Date posted: September 26, 2013
by Colwyn Elder (@colwynelder) In March last year The Lorax came to our big screen in all its 3D glory and with a star-studded cast of voices including: Zac Efron, Taylor Swift, Danny DeVito and Ed Helms. If you missed it, you can listen to the story here, a charming fable of corporate greed (represented by the Once-ler and his superfluous, but fast selling thneeds) and its consequent environmental damage.
Narrated by The Lorax who ‘speaks for the trees’, it’s a pertinent story and the cinematic release seemed timeous and considered, until you realise (or remember) that the original story was in fact written in 1971. That’s right, Dr. Seuss warned us against the dangers of not caring for our environment 40 years ago.
The fact that this film educates a new generation about the importance of nature and our responsibility to look after it is all well and good, but why has taken so long? My own Dr. Seuss memories are very much limited to ‘The Cat in the Hat’ eliminating pink spots with ‘voom’ and being encouraged to try new foods a la Sam-I-am in Green Eggs and Ham.
The Lorax is just one example of many sustainability related themes in popular culture. This increasing evidence is good news, a significant signpost that sustainability is becoming less marginal and more acceptable – more normal. By becoming part of mainstream culture it is less likely to be rejected as ‘out-there’ and more likely to be accepted by society as a whole. In his Green Marketing Manifesto, John Grant coined the term ‘Greenormal’, and talks to our role in marketing as ‘making breakthrough green stuff seem normal’, as opposed to green-washing, which is about making normal stuff seem green. Thomas Kolster, another prominent voice in our industry, calls it ‘Goodvertising’ and believes advertising has a crucial role to play in making a sustainable future more attractive, desirable, fun and accessible. They have a point.
Last year US fast food chain Chipotle won a grand prix at Cannes for its Back to the Start campaign. The jury chairman commented that, “the best winners at Cannes always have a message…factory farming is such a big issue everywhere in the world…for a fast food company to do this will, we hope, change the industry, change the world”. Creatives across the industry argued that its just great creative. And it is. Though one hopes that recognition at Cannes will not only go on to inspire a host more creative ideas, but also convince more marketing directors as to the creative opportunities within sustainability. This year’s Cannes results show exactly that with McCann Melbourne winning a record five Grand Prix for its Dumb Ways to Die train safety video and Dove’s Real Beauty Sketches from Ogilvy Brazil, co-winning the Film Grand Prix. To add to the sustainability metal, Y&R South Africa was awarded two Silver Lions for its Hope Soap campaign.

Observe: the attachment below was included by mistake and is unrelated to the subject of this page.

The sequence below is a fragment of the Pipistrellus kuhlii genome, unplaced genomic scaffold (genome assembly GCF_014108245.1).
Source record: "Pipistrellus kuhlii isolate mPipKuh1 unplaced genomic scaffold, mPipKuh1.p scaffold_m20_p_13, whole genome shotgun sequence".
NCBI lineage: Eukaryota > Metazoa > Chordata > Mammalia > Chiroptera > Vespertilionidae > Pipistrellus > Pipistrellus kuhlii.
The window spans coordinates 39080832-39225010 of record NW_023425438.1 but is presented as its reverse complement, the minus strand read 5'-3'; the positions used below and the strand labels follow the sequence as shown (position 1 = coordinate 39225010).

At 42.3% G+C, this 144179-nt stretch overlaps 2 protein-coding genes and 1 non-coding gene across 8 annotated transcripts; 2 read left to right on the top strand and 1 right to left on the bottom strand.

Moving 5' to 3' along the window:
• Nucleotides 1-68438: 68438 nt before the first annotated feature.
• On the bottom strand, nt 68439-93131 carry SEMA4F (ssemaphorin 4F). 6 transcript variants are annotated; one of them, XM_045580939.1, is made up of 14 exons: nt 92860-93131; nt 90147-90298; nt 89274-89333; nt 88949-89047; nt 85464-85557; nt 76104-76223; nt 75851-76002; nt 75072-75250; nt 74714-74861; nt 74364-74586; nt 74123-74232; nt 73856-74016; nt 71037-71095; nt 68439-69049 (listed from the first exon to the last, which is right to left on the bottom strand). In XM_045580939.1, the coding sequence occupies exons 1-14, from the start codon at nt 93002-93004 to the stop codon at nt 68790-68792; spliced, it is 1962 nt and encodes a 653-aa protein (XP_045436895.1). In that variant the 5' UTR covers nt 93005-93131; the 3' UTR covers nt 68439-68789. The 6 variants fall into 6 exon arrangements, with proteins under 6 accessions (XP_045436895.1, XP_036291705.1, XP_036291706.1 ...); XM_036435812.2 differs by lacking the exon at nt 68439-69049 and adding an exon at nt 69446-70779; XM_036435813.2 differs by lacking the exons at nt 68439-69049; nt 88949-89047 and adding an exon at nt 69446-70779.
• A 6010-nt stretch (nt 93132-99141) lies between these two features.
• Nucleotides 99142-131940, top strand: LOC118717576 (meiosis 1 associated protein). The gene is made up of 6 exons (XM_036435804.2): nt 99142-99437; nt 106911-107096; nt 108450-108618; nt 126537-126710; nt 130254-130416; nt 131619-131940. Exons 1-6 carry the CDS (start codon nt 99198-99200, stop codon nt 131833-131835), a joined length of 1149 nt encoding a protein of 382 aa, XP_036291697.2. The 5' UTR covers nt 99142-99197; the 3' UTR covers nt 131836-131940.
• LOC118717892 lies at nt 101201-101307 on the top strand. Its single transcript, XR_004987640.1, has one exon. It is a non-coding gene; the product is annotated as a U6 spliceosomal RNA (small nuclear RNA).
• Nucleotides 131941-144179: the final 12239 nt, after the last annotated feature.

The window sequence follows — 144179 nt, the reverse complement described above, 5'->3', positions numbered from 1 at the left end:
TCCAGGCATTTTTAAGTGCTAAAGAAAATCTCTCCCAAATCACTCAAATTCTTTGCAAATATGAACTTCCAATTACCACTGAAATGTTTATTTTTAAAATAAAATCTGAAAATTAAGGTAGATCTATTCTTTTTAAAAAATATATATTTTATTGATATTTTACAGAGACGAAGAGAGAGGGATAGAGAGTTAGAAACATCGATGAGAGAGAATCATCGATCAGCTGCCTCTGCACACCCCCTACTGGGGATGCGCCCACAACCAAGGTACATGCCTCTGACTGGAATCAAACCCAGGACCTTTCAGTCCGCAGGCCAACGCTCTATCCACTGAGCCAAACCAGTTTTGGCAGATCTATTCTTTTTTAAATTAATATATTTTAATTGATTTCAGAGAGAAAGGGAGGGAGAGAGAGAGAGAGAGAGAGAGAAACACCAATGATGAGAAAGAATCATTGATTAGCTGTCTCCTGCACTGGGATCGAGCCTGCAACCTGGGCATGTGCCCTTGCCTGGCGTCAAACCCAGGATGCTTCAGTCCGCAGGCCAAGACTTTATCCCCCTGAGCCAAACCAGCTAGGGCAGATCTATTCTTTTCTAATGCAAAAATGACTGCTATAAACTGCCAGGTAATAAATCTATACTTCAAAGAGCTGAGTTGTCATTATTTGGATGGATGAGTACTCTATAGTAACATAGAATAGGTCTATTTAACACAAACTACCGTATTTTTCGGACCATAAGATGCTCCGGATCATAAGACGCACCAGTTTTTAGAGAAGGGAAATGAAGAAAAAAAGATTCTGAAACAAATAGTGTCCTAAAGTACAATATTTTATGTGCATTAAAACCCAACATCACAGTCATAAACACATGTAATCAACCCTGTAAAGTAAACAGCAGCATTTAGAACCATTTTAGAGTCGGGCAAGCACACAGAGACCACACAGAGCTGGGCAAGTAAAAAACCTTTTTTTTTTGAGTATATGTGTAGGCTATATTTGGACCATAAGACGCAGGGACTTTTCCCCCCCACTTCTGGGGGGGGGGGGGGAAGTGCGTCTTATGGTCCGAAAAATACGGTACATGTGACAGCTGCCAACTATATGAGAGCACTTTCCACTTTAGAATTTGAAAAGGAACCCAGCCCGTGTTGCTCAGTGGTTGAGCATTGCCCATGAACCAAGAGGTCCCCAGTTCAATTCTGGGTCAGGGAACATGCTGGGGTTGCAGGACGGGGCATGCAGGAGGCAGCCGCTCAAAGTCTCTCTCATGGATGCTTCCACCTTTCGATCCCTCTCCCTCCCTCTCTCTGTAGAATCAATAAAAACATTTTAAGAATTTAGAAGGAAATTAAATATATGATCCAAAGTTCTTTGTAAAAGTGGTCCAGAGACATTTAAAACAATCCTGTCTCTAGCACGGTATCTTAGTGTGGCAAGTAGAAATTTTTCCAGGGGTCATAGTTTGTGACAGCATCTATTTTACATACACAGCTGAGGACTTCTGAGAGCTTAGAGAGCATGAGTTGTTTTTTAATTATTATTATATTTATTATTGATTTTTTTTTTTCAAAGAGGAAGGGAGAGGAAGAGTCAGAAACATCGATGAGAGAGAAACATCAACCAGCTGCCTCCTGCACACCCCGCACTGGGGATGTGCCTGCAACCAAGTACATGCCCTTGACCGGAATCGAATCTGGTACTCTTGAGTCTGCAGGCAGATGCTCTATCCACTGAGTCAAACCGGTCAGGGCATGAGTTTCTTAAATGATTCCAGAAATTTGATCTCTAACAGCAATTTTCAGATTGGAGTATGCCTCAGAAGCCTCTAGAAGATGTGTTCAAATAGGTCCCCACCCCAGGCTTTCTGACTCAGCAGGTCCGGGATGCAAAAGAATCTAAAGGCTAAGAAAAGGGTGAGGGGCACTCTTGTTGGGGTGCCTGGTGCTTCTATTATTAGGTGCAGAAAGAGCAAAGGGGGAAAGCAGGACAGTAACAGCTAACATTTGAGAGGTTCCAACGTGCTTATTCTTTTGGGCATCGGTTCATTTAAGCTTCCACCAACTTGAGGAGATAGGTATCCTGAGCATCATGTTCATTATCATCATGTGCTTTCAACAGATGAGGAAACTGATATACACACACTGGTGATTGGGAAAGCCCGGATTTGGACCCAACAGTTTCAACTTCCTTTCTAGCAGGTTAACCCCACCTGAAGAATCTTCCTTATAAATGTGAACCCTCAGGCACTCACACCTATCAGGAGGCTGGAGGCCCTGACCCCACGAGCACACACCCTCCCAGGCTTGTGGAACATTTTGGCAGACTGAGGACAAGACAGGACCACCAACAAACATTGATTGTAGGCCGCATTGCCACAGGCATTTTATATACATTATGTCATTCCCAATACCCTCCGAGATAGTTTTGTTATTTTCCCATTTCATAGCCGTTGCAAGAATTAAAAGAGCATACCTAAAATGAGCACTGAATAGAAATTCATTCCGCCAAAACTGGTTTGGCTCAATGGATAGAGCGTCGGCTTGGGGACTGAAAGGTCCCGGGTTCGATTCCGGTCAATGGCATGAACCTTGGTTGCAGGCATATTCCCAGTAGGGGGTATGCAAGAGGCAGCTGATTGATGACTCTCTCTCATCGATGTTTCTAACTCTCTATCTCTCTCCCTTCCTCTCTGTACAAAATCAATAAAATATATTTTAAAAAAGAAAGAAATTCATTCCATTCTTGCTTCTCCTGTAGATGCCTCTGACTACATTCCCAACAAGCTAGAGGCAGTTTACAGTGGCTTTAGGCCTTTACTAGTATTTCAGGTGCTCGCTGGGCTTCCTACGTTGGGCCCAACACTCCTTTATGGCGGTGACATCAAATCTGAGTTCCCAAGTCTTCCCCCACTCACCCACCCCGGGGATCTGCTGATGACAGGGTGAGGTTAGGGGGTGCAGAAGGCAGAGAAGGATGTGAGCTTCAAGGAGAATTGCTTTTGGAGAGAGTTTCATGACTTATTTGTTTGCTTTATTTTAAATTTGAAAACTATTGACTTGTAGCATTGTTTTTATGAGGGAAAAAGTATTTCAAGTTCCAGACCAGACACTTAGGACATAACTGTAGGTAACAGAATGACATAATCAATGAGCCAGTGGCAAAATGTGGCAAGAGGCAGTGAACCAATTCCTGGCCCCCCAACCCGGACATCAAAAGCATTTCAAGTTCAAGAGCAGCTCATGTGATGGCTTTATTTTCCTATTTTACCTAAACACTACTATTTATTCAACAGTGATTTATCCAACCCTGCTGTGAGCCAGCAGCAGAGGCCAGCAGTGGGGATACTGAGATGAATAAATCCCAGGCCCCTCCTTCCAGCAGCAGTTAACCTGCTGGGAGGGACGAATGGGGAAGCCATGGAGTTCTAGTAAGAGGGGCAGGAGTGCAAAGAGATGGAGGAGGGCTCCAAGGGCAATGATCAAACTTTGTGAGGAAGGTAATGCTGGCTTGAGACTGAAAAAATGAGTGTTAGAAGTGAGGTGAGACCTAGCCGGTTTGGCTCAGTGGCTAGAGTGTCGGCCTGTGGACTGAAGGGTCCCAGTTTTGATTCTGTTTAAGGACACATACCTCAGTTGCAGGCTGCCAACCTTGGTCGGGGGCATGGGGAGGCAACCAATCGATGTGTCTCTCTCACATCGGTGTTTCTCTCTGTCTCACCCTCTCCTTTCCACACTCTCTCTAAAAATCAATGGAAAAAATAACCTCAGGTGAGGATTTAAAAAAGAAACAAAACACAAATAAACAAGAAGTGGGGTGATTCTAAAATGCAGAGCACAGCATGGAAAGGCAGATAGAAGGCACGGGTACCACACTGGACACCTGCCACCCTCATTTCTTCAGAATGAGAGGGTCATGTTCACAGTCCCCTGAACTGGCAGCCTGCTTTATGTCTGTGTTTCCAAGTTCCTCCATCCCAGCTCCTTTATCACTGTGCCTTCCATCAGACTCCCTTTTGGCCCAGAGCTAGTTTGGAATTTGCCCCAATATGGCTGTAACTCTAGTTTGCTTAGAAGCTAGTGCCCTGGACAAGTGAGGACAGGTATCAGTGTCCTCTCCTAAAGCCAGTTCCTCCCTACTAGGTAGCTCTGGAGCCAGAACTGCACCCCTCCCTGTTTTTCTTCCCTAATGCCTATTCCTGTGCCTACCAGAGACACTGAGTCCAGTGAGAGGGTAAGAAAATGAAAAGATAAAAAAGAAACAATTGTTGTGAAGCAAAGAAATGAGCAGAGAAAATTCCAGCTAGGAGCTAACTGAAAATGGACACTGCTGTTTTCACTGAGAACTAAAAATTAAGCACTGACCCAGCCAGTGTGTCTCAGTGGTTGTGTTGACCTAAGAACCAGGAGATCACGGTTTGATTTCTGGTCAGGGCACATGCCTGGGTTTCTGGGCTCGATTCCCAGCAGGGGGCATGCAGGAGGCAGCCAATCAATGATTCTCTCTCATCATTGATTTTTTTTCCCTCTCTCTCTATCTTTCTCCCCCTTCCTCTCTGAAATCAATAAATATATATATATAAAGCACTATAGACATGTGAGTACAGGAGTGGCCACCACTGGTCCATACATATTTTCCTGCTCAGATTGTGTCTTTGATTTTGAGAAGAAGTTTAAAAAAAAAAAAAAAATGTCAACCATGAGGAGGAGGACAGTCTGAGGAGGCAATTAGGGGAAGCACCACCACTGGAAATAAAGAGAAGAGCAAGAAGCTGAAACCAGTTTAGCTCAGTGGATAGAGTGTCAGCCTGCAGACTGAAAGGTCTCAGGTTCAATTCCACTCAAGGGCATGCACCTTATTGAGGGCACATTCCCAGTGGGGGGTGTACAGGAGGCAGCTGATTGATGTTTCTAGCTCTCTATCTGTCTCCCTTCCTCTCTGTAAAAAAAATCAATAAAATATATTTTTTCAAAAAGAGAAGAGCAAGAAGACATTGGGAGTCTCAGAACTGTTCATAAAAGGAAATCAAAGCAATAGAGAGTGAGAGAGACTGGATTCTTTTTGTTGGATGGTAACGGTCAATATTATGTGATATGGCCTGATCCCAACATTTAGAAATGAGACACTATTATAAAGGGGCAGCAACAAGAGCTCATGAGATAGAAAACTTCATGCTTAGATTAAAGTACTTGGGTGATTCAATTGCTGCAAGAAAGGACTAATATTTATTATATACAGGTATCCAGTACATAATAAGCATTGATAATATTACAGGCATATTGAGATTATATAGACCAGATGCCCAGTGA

Interestingly, all three overlay a behavioural lens on a societal challenge and then apply creative problem solving, verses traditional models of ad persuasion. ‘Dumb ways to Die’ reframes metro safety as the preferred and socially acceptable behaviour – nobody wants to be called dumb after all. Dove’s ‘Beauty Sketches’ encourages self-esteem by holding up a virtual mirror that calls to question one’s self-perception verses reality. By placing a small toy inside a see-through bar of soap, ‘Hope Soap’ is designed to instill a habit of hand washing among children in a community where hygiene is an issue. It’s a very different solution to the more traditional placing of a reminder poster in a community clinic. Once again, let’s hope marketing directors are paying attention, as the creative opportunities for this type of behavioural nudging are as many and varied as societal issues looking for solutions.
At first glance, ‘Back to the Start’ appears to tell the same story that The Lorax does. It’s a narrative of big corporate take over verses taking responsibility, plus it highlights the importance of looking after and caring for our environment. Or does it? The Lorax carries a warning: “Unless…” and delivers a literal ‘seed’ of hope lest we end up in a tragic wasteland of I-told-you-so desolation. A common storyline in the early days of the green movement (see this 2009 ad for Act on CO2), but thankfully we seem to have moved on.
‘Back to the Start’, ‘Dumb Ways to Die’, ‘Beauty Sketches’ and ‘Hope Soap’ tell a different story; one that is less fearful and more optimistic; less about negative consequences and more about positive action; less finger wagging and more active participation. By involving people in the making of a better world, we are more likely to enjoy the prospect of a happy outcome.
Y&R strategy director Colwyn Elder (@colwynelder) has 17 years of experience in strategic planning, together with specific credentials in sustainability communications, social marketing, corporate social responsibility and cause-related marketing. Elder contributes the monthly “Green Sky Thinking” column on sustainability issues to MarkLives .